The existential race to fund AI companies
Pouring vast amounts of capital into generative artificial intelligence startups is existential, both to Big Tech and venture capitalists.
Why it matters: Corporate and traditional VCs may be happy to invest alongside one another, but there's also a fierce competition going on.
Driving the news: In recent weeks, reports surfaced that both OpenAI and Anthropic were raising new funding (at astronomical valuations, natch).
- OpenAI is reportedly in talks to raise funding at a $100 billion valuation.
- Anthropic is said to be raising $750 million at an $18.4 billion valuation, in a round led by existing investor Menlo Ventures.
The big picture: In 2023, investments of more than $18 billion by Microsoft, Google and Amazon in just three companies (as of Dec. 8) represented two-thirds of the global venture investment into generative AI startups, according to data from PitchBook published by the Financial Times last month.
- And that doesn't even include the investments made by Salesforce, Databricks, Nvidia and others.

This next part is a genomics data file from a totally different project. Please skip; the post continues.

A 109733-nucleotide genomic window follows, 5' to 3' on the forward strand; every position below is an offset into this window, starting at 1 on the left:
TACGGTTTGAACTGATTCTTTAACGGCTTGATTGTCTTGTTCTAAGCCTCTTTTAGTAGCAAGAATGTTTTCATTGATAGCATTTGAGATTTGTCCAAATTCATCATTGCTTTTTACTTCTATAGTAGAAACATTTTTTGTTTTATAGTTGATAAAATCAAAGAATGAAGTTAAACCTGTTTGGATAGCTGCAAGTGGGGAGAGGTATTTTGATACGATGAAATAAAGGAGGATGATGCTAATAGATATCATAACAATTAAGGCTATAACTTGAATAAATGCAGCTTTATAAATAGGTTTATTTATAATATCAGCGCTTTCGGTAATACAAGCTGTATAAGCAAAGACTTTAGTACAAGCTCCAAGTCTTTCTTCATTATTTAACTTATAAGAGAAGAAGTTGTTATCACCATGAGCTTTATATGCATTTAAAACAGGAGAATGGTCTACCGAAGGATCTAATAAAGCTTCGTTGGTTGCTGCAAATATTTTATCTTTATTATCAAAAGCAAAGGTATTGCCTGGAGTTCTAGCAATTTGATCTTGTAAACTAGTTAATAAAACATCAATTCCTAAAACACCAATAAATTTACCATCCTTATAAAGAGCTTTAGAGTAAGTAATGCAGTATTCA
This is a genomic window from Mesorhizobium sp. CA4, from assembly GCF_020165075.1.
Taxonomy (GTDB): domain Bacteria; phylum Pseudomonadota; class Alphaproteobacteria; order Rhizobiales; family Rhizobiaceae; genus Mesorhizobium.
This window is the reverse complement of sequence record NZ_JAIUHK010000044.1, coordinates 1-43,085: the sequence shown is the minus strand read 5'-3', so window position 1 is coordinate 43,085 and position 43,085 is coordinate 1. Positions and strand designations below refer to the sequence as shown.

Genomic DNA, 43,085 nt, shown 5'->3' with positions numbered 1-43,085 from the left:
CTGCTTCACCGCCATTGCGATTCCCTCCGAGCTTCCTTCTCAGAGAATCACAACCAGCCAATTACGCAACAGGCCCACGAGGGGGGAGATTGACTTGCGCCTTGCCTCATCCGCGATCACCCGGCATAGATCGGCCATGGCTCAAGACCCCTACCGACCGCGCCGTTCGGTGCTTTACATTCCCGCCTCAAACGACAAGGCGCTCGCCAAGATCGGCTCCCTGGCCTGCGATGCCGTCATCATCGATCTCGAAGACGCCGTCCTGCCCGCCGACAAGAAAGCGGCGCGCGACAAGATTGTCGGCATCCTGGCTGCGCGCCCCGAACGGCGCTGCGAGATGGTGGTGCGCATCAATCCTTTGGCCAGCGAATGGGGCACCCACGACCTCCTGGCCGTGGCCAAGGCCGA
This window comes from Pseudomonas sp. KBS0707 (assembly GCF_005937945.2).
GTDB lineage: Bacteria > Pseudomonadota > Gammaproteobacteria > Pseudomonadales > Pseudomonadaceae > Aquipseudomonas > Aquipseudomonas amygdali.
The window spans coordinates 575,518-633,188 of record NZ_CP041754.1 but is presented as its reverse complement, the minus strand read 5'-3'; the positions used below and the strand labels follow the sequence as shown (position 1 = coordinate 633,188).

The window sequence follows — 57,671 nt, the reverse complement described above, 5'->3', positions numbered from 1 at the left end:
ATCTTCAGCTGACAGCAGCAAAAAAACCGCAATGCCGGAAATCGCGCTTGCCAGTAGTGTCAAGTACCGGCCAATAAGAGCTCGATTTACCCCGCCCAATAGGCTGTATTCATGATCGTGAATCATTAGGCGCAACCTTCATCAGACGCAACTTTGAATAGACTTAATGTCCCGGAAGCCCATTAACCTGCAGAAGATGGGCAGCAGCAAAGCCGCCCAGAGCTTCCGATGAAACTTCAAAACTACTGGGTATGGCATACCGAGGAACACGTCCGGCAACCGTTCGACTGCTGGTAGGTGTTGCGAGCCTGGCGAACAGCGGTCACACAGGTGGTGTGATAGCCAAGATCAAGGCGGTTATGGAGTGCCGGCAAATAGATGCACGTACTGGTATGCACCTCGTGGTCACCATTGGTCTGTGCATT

Between the lines: Big Tech companies need to make sure they're on the generative AI boat — history is full of examples of incumbents that entirely missed the next technology wave and paid dearly for it.
- Even these very same tech giants have been late to — or missed entirely — some recent technological shifts like mobile technology.
Be smart: The mobile era was incredibly lucrative for VCs as they seeded virtually every company that built a huge business enabled by the ubiquity of smartphones.
- And yes, Apple and Google did ultimately come to run the two major app stores we have today; Meta (then Facebook) eventually caught up by acquiring Instagram, then rolling out of mobile ads.
The intrigue: A number of companies say they want to be neutral, and are raising from multiple Big Tech companies and investors.
Meanwhile: Traditional venture firms have also invested significant sums of capital into the category.
- Multi-stage firms like Andreessen Horowitz, Sequoia Capital and General Catalyst are aggressively investing in AI startups — including those building foundational models.
- Some are placing various bets, others are taking a more concentrated strategy.
In some ways, it's reminiscent of the ride-hailing and scooter rental wars, for example, with big venture firms staking their bets on their preferred (or available) company.
Yes, but: There's still a chance this could all blow up.
- On Dec. 27, the New York Times filed an unprecedented copyright infringement lawsuit against OpenAI (and Microsoft).
- Investors who spoke to Axios' Dan Primack about this risk in the fall didn't seem concerned, but how this issue shakes out could have massive implications.
The bottom line: Silicon Valley loves a competition.